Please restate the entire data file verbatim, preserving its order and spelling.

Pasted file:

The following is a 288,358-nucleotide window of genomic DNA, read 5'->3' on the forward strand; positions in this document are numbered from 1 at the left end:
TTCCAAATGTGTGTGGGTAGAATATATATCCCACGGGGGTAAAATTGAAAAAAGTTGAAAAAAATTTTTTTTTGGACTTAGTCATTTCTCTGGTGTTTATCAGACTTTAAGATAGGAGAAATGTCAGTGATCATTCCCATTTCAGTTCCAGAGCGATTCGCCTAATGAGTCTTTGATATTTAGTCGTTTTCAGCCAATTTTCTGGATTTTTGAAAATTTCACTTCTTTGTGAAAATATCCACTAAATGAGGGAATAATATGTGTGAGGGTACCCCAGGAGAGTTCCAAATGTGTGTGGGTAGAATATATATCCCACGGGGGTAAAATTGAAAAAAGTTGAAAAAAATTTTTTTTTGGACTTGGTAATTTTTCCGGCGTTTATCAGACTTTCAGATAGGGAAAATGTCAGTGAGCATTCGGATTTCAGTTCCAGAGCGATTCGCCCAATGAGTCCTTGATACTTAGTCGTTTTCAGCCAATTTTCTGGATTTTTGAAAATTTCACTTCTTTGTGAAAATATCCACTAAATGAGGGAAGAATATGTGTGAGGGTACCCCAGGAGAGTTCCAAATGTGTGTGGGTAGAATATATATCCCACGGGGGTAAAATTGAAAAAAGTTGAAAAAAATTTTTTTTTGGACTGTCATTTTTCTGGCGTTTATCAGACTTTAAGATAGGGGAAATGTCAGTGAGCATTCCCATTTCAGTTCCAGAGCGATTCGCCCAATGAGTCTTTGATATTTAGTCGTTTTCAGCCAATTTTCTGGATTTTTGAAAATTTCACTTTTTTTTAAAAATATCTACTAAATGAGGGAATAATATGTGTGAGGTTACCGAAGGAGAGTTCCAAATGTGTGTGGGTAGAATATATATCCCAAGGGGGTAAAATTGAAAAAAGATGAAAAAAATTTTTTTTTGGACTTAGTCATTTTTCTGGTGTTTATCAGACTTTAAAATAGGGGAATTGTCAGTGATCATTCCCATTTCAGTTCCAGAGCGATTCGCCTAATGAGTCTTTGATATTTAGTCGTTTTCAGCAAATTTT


The following is a 288,358-nucleotide window of genomic DNA, read 5'->3' on the forward strand; positions in this document are numbered from 1 at the left end:
TTCCAAATGTGTGTGGGTAGAATATATATCCCACGGGGGTAAAATTGAAAAAAGTTGAAAAAAATTTTTTTTTGGACTTAGTCATTTCTCTGGTGTTTATCAGACTTTAAGATAGGAGAAATGTCAGTGATCATTCCCATTTCAGTTCCAGAGCGATTCGCCTAATGAGTCTTTGATATTTAGTCGTTTTCAGCCAATTTTCTGGATTTTTGAAAATTTCACTTCTTTGTGAAAATATCCACTAAATGAGGGAATAATATGTGTGAGGGTACCCCAGGAGAGTTCCAAATGTGTGTGGGTAGAATATATATCCCACGGGGGTAAAATTGAAAAAAGTTGAAAAAAATTTTTTTTTGGACTTGGTAATTTTTCCGGCGTTTATCAGACTTTCAGATAGGGAAAATGTCAGTGAGCATTCGGATTTCAGTTCCAGAGCGATTCGCCCAATGAGTCCTTGATACTTAGTCGTTTTCAGCCAATTTTCTGGATTTTTGAAAATTTCACTTCTTTGTGAAAATATCCACTAAATGAGGGAAGAATATGTGTGAGGGTACCCCAGGAGAGTTCCAAATGTGTGTGGGTAGAATATATATCCCACGGGGGTAAAATTGAAAAAAGTTGAAAAAAATTTTTTTTTGGACTGTCATTTTTCTGGCGTTTATCAGACTTTAAGATAGGGGAAATGTCAGTGAGCATTCCCATTTCAGTTCCAGAGCGATTCGCCCAATGAGTCTTTGATATTTAGTCGTTTTCAGCCAATTTTCTGGATTTTTGAAAATTTCACTTTTTTTTAAAAATATCTACTAAATGAGGGAATAATATGTGTGAGGTTACCGAAGGAGAGTTCCAAATGTGTGTGGGTAGAATATATATCCCAAGGGGGTAAAATTGAAAAAAGATGAAAAAAATTTTTTTTTGGACTTAGTCATTTTTCTGGTGTTTATCAGACTTTAAAATAGGGGAATTGTCAGTGATCATTCCCATTTCAGTTCCAGAGCGATTCGCCTAATGAGTCTTTGATATTTAGTCGTTTTCAGCAAATTTT